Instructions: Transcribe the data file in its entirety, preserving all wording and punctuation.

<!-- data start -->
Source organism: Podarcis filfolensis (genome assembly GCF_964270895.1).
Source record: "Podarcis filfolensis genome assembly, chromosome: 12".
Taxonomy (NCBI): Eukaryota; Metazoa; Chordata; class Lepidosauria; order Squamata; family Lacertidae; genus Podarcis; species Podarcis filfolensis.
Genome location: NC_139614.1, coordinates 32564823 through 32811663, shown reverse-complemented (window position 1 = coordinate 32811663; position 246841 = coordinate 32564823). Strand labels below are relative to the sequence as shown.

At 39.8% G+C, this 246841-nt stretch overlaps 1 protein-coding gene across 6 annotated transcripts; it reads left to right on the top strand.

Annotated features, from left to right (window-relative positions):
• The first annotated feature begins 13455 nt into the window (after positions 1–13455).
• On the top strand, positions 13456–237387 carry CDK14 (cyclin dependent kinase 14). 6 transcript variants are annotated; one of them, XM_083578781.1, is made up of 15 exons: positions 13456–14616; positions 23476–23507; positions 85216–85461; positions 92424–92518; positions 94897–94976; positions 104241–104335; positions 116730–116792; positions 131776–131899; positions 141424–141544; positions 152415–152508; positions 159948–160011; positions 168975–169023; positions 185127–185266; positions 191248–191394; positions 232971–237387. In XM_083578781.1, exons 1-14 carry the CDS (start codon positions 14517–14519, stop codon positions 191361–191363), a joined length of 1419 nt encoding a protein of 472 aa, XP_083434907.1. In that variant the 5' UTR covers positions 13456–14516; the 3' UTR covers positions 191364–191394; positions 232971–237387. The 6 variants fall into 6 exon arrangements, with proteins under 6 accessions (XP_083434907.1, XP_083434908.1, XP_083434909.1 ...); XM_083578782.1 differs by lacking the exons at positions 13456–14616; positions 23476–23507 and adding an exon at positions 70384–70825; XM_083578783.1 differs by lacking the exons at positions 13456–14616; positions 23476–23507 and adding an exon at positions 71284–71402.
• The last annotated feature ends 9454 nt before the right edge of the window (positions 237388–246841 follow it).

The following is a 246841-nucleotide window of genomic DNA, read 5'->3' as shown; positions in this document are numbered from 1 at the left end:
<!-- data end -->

Source organism: Podarcis filfolensis (genome assembly GCF_964270895.1).
Source record: "Podarcis filfolensis genome assembly, chromosome: 12".
Taxonomy (NCBI): Eukaryota; Metazoa; Chordata; class Lepidosauria; order Squamata; family Lacertidae; genus Podarcis; species Podarcis filfolensis.
Genome location: NC_139614.1, coordinates 32564823 through 32811663, shown reverse-complemented (window position 1 = coordinate 32811663; position 246841 = coordinate 32564823). Strand labels below are relative to the sequence as shown.

At 39.8% G+C, this 246841-nt stretch overlaps 1 protein-coding gene across 6 annotated transcripts; it reads left to right on the top strand.

Annotated features, from left to right (window-relative positions):
• The first annotated feature begins 13455 nt into the window (after positions 1–13455).
• On the top strand, positions 13456–237387 carry CDK14 (cyclin dependent kinase 14). 6 transcript variants are annotated; one of them, XM_083578781.1, is made up of 15 exons: positions 13456–14616; positions 23476–23507; positions 85216–85461; positions 92424–92518; positions 94897–94976; positions 104241–104335; positions 116730–116792; positions 131776–131899; positions 141424–141544; positions 152415–152508; positions 159948–160011; positions 168975–169023; positions 185127–185266; positions 191248–191394; positions 232971–237387. In XM_083578781.1, exons 1-14 carry the CDS (start codon positions 14517–14519, stop codon positions 191361–191363), a joined length of 1419 nt encoding a protein of 472 aa, XP_083434907.1. In that variant the 5' UTR covers positions 13456–14516; the 3' UTR covers positions 191364–191394; positions 232971–237387. The 6 variants fall into 6 exon arrangements, with proteins under 6 accessions (XP_083434907.1, XP_083434908.1, XP_083434909.1 ...); XM_083578782.1 differs by lacking the exons at positions 13456–14616; positions 23476–23507 and adding an exon at positions 70384–70825; XM_083578783.1 differs by lacking the exons at positions 13456–14616; positions 23476–23507 and adding an exon at positions 71284–71402.
• The last annotated feature ends 9454 nt before the right edge of the window (positions 237388–246841 follow it).

The following is a 246841-nucleotide window of genomic DNA, read 5'->3' as shown; positions in this document are numbered from 1 at the left end: